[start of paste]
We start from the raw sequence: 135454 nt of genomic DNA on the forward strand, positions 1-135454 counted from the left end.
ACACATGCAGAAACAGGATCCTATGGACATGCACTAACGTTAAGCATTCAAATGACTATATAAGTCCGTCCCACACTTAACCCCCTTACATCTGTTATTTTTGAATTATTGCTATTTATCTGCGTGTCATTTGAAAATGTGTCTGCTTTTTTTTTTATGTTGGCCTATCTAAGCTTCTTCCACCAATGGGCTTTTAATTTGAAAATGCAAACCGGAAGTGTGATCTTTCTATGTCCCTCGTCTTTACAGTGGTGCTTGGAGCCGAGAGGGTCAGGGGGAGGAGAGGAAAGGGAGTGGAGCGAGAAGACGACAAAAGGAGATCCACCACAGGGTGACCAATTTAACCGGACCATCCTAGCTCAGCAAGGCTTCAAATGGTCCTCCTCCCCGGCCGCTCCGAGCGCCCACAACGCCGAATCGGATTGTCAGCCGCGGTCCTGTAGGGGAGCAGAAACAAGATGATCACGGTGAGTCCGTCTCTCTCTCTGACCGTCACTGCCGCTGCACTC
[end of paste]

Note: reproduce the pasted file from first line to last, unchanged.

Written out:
We start from the raw sequence: 135454 nt of genomic DNA on the forward strand, positions 1-135454 counted from the left end.
ACACATGCAGAAACAGGATCCTATGGACATGCACTAACGTTAAGCATTCAAATGACTATATAAGTCCGTCCCACACTTAACCCCCTTACATCTGTTATTTTTGAATTATTGCTATTTATCTGCGTGTCATTTGAAAATGTGTCTGCTTTTTTTTTTATGTTGGCCTATCTAAGCTTCTTCCACCAATGGGCTTTTAATTTGAAAATGCAAACCGGAAGTGTGATCTTTCTATGTCCCTCGTCTTTACAGTGGTGCTTGGAGCCGAGAGGGTCAGGGGGAGGAGAGGAAAGGGAGTGGAGCGAGAAGACGACAAAAGGAGATCCACCACAGGGTGACCAATTTAACCGGACCATCCTAGCTCAGCAAGGCTTCAAATGGTCCTCCTCCCCGGCCGCTCCGAGCGCCCACAACGCCGAATCGGATTGTCAGCCGCGGTCCTGTAGGGGAGCAGAAACAAGATGATCACGGTGAGTCCGTCTCTCTCTCTGACCGTCACTGCCGCTGCACTC